In Stanford the High Court told us that before you take property from one party to a marriage or relationship and give it to the other you had to work out who actually owned it and first consider whether it was just and equitable to alter the existing ownership. The High Court said it was only if you came to a view that it was just and equitable to take from one and give to the other, that you were permitted to proceed.
The facts in Stanford were unusual and it wasn’t difficult to come to the view that it wasn’t just to alter the parties’ interest in their property.
In Bevan the Full Court of the Family Court applied Stanford and didn’t alter the parties’ interest in their property. Like Stanford the facts screamed that any alteration of property interests would be unjust.
This led to a reformulation of the process in property matters. The new formulation is:
If the Court resolves that it is just to alter property interests then it considers:
I however thought this was “smoke and mirrors” and there was to be no substantial change to outcomes post Stanford and Bevan. This view was confirmed by the repeated regurgitation of:
“In many cases, the requirement to consider whether it is just to alter property interests is readily satisfied where the parties are no longer in a marital or de facto relationship and, thus, for example, the common ownership or use of property by husband and wife will no longer be possible or the express or implicit assumptions that underpinned existing property arrangements, such as the accumulation of assets or financial resources by one for the benefit of both, have been brought to an end with the relationship…In particular, such a circumstance arises where both parties seek adjustive orders but are unable to agree as to same.”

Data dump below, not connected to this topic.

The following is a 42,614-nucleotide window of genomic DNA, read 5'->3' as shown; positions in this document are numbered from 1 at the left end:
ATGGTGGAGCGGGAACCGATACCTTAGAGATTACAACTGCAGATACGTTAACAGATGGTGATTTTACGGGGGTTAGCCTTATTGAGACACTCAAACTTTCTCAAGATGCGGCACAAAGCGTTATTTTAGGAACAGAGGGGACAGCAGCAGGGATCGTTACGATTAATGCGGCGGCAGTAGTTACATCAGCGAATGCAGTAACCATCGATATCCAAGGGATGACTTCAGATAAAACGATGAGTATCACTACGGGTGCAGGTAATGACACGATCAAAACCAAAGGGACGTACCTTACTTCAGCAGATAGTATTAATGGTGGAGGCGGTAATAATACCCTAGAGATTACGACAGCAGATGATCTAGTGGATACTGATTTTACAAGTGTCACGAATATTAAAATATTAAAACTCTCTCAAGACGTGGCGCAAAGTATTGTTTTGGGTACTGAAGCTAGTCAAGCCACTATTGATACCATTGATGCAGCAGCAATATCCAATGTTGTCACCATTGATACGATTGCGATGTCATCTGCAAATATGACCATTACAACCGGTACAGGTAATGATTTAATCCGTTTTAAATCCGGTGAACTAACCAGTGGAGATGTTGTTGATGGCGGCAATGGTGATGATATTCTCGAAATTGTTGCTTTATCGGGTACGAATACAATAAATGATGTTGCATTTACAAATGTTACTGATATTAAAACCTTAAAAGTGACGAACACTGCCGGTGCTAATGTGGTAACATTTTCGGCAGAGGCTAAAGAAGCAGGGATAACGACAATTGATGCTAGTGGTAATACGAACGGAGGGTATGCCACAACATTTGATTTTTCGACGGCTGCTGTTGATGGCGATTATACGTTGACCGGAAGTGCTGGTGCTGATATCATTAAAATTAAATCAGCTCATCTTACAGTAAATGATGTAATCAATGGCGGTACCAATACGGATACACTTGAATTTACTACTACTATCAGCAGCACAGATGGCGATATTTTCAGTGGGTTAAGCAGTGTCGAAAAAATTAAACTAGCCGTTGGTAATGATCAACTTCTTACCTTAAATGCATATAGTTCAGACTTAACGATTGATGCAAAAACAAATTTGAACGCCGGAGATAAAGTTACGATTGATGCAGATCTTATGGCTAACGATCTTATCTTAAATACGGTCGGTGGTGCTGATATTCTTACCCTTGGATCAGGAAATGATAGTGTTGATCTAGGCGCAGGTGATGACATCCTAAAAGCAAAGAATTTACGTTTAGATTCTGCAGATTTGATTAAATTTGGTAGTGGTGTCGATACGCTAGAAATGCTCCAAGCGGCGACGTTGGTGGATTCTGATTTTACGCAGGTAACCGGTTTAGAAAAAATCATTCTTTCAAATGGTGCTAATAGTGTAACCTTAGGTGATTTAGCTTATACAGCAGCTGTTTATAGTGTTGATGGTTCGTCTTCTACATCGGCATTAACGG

But, Stanford offered Courts a mechanism to be just and slowly, very slowly we are seeing instances where what is just is actually occurring.
“The applicant made some contributions to the relationship. She helped to clean the respondent’s Property B… after he moved out. She helped with Property M. I assume that when she stayed at the Property G property she helped with domestic tasks just as I imagine she did when she lived in (omitted). She made no significant financial contribution. Her contributions were not such as to justify the court making orders altering the interest of the respondent in his property in her favour.”
The facts in Kristoff are not usual, but Stanford was available and the Court was prepared to use it to thwart a claim which until now would have gotten the applicant money.
I suspect Stanford will be used in a lot of cases where the facts don’t warrant a property adjustment, but until now would have seen one occur.
If you are facing someone making a claim against you think about Stanford. Maybe, just maybe it will help you defeat an unjust claim!
 Stanford v Stanford (2012) 247 CLR 10
 Bevan v Bevan (2014) FamCAFC 19
 Eufrosin v Eufrosin (2014) FamCAFC 191
 Kristoff v Emerson (2015) FCCA 13